61 people were killed and 282 injured in the waves that
hit on May 22, 1960.
Surveying the damage
to hilo after the 1946 tsunami Photo courtesy of
Cecilia Lucas Collection
After the 1946 tsunami, scientists developed a warning
system in 1947-48 that has detected every Pacific-wide
tsunami since. Generally tsunamis are generated by the
rippling of the ocean floor when an earthquake occurs,
so seismographs, oceanographers, tide gauges and observers
all work to detect changes indicated on instruments
at the Pacific Tsunami Warning Center at Ewa Beach,
Oahu and other places throughout the Islands.
Waves generated by an earthquake of a 7.5 magnitude
on the Richter scale occur 10 to 20 minutes apart and
travel at about 500 miles an hour, so Hawaii usually
has several hours when sirens along the beach can warn
residents to evacuate.
Unfortunately, the more time that elapses between tsunamis,
the more complacent people become about evacuating.
Most recently, smaller waves hit the Hawaiian Islands
on March 27, 1964, November 29, 1975, and May 7, 1986the
11 year lapses are just long enough to let people forget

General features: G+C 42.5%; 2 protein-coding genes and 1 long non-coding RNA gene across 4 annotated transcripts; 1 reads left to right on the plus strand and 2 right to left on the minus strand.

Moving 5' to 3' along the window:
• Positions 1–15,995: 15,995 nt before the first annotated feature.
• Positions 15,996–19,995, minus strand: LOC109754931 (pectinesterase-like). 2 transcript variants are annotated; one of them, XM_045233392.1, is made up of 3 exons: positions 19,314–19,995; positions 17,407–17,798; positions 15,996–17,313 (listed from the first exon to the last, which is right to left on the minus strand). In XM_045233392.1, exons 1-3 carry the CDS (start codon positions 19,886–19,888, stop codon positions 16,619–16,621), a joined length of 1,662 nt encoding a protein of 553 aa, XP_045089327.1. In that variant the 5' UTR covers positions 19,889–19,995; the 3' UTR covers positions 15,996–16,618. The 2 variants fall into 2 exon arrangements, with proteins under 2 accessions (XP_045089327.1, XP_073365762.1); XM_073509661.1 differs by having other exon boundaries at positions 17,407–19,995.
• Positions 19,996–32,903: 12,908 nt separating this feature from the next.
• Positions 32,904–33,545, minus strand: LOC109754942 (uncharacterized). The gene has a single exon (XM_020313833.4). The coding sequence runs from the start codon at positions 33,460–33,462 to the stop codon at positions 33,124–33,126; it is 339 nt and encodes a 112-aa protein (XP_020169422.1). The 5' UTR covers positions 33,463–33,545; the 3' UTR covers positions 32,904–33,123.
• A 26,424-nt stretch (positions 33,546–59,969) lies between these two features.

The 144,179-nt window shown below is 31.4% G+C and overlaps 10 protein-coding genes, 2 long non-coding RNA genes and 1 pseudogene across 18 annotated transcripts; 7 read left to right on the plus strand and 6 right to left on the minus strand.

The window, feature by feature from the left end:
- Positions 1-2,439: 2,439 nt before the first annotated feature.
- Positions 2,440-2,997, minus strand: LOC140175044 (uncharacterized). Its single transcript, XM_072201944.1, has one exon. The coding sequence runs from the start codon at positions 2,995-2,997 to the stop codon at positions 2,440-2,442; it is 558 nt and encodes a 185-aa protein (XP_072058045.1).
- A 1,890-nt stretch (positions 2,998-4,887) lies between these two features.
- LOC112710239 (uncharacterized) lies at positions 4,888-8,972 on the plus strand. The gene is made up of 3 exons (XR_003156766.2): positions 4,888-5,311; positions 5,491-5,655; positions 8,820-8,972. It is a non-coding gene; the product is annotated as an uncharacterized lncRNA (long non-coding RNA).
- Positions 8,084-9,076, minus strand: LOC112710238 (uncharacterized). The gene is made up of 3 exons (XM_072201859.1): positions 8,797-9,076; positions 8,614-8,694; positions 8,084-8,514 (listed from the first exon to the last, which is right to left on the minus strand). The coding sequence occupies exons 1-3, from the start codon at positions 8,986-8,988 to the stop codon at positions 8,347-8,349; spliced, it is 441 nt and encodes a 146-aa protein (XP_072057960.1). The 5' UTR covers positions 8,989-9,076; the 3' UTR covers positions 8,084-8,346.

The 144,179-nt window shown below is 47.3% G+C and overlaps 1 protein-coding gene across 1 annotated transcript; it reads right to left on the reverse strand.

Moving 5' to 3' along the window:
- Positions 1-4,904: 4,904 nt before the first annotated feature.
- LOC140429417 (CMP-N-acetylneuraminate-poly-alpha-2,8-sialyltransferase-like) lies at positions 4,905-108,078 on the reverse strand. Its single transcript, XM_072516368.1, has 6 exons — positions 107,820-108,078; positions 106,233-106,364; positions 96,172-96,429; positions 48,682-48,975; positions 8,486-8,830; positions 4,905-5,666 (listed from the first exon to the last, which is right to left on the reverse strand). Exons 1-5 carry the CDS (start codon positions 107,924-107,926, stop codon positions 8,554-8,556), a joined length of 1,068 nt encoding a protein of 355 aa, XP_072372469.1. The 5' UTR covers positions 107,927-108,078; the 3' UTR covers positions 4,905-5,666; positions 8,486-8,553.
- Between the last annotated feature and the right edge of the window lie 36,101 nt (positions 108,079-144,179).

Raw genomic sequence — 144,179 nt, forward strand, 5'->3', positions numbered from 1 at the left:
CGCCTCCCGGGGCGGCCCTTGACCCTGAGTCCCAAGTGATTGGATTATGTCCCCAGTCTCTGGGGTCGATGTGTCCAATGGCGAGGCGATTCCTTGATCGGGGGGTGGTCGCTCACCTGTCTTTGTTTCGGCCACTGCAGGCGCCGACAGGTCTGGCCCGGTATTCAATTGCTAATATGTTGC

the dire consequences. Sometimes, surfers head for the
ocean, hoping to catch that big wave, when warnings
Besides the 1946 and 1960 waves, five other tsunamis
are known to have taken lives in Hawaii. Sixteen
people were killed in November 1837 (14 in Hilo, two
on Maui), 47 in Kau on April 1868, five in Hilo
on May 1877, one Hilo fisherman in February 1923, and
in November 1975, two campers on the Kona Coast were
washed out to sea. Because the Hawaiians kept only oral
histories, the first tsunami wasnt documented
It was the 1960 tsunami that sparked legislation to
establish a greenbelt in the hardest hit area of Hilo
to prevent future losses of life and business. Dubbed
Project Kaikoo (Rough Seas), tax benefits were
granted to businesses and individuals to relocate. Part
of the area was filled to a height of 30 feet, and when
simulated waves over models of the area illustrated
that the waves would no longer endanger that area, state
buildings were erected there. Today, Wailoa State Park
on the bayside of the state buildings, is a lovely,
serene park with waterways shared by ducks and kayakers.
Monuments have been erected at Lapahoehoe
and at Wailoa State Park that serve as sad reminders
of the 1946 and 1960 tsunamis.
the last few years, the community has gotten behind
the establishment of a Pacific Tsunami Museum. The museum,
located in the former First Hawaiian Bank Building at
130 Kamehameha Avenue in Hilo, has photo exhibits, charts
and maps that show the paths of previous tsunamis to
wash over the Big Island. A video pictures early footage,
as well as more recent interviews with survivors who
remember the terror of those days. Admittance to the
museum is free, though a donation is requested for its
continuing development. For further information and
opening hours, phone (808) 935-0926.